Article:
Typically, FCPA violations are discovered in the aftermath of an acquisition (months or even years after the acquisition), or in a company’s failure to implement adequate controls and supervision of their third parties and/or distributors.
When discovered, companies have to do something. The question is what should a company do. The answer – it depends. Here are the five critical questions which need to be addressed:
1. Has the conduct stopped?
This is the first and most important question. It is critical that the company put a stop to the conduct. The failure to do so can reflect either the lack of commitment by the company to compliance, and/or the inability of the company to exercise adequate control of its employees. Either way prosecutors will seize on such evidence and demand major changes to the company’s compliance program.
The government has cited companies for failing to cease immediately conduct which violates the law. In one case, a company was unable to stop improper payments by a subsidiary months after the violations were initially discovered.
2. What was the nature and extent of the violation (s)?
Once the conduct has been stopped, the company needs to learn as quickly as possible the nature and extent of the violation(s). While there may be a rush to identify and define the problem, the company has to be careful to avoid issues and conduct which need to be examined. A quick and accurate assessment has to be made, but flexibility has to be preserved to respond to additional facts.
If the problem involves a failure to control third party agents in high-risk countries for years, a company should define a broad inquiry into the third party relationships in that country. On the other hand, if the company suspects that improper payments were made through gifts and entertainment expenditures to a single entity (e.g. a sovereign wealth fund representative), the initial inquiry may be more limited in scope.
Whatever the initial assessment, the company should gather as much information as quickly as possible. A small assessment team should review the information, conduct initial interviews and analyze the potential problem and exposure.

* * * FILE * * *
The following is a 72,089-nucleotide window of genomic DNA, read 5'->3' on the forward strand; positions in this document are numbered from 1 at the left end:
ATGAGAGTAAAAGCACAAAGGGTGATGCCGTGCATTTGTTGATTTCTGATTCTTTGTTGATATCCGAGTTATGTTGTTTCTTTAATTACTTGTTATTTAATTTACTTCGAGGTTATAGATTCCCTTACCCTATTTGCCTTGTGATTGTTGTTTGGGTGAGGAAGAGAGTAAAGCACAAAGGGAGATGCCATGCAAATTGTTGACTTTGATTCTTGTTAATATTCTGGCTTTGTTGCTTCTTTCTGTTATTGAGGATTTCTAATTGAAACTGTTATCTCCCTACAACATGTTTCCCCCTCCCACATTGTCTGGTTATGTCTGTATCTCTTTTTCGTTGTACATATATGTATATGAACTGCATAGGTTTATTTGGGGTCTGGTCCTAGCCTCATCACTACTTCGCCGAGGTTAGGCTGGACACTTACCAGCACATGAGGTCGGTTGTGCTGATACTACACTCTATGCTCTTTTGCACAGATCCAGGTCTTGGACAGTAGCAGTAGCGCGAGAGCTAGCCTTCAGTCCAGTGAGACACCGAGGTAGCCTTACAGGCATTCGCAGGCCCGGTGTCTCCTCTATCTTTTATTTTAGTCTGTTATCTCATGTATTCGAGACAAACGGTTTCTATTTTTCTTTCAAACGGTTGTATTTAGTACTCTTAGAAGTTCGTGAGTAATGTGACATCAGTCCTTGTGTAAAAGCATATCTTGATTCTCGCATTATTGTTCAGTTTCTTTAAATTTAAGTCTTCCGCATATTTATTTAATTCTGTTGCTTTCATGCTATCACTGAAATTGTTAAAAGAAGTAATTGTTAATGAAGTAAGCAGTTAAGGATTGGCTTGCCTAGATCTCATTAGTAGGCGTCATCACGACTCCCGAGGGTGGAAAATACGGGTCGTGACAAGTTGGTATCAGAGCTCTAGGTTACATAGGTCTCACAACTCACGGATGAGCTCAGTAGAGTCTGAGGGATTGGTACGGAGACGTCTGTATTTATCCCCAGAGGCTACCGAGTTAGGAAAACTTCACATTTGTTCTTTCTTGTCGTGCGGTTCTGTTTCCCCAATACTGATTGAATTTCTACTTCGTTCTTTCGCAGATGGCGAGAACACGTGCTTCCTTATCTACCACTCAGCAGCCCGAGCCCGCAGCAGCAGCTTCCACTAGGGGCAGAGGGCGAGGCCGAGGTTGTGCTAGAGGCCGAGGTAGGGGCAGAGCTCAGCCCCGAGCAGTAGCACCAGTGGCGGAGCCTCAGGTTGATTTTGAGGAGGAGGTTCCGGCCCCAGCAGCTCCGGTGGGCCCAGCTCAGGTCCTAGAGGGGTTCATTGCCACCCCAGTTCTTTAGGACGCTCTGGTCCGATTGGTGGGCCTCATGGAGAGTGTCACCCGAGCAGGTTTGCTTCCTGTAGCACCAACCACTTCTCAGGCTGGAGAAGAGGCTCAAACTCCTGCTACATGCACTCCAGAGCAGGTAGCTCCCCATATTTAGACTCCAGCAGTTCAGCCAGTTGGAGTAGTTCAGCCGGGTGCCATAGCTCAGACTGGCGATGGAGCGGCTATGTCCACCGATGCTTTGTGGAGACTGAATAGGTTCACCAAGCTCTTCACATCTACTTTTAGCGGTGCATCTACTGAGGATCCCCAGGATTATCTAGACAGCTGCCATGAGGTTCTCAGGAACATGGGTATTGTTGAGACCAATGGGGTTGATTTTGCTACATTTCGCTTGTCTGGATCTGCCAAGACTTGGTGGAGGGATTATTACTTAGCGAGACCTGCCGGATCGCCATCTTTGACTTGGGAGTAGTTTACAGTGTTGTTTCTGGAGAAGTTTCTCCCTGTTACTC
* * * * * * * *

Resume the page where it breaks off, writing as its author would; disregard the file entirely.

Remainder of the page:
3. How quickly can the problem be remedied?
If the company has an accurate initial assessment of a violation (e.g. a rogue or small number of employees), the company has to determine how to remedy the problem and how long it will take to implement.
For example, assume that two sales staff are found to have taken petty cash on a regular basis to fund bribes to officials in a country. The remedy will focus on that those two employees, the specific office and country. It will require additional financial controls, supervision and monitoring of the office (of course, the two employees should be fired). That should not take long to implement.
Why is this question relevant? The longer the remediation, the greater the likelihood that such an event may be “material” and require public disclosure (if a publicly-traded company), and the greater the risk of detection by the government from whistleblowers or competitors.
4. What is the risk that the conduct occurred in other areas of operation?
A question which is closely related to number 3 above is the risk that the conduct occurred in other parts of the company. Once a problem is identified and defined, it is important to ask if the conduct is likely to have occurred in other areas. This inquiry does not require a complete audit of the company but it does require a targeted assessment in like areas of the company to determine if the conduct occurred in another area.
5. What is the risk that the violation(s) will be detected by the government?
Questions 1 through 4 are designed to help answer a critical question – is the government likely to learn of the conduct? Even if the company identifies the problem, and remedies the problem, the company may be at risk if the government learns of the violation from competitors, a whistleblower or a “disgruntled” employee. All of these issues have to be considered in determining whether the company sit hould make a voluntary disclosure.
For example, if the problem is pervasive throughout the company, will take a long time to remedy, is well known within the company, and is likely to be learned by the government, the company should make a voluntary disclosure in order to gain control over the issue, buy time to fix and confirm the full nature of the problem and earn as large a reduction in punishment as possible.
On the other hand, if the problem is contained to a small number of employees in a single office of the company, is quickly remedied, and is unlikely to be learned by the government, a company should respond to the problem, fix it and make sure it does not happen again. In this situation, a company is likely to have any disclosure obligations – either legal under any securities laws, or strategically to the Justice Department and/or SEC.
This article originally appeared on corruptioncrimecompliance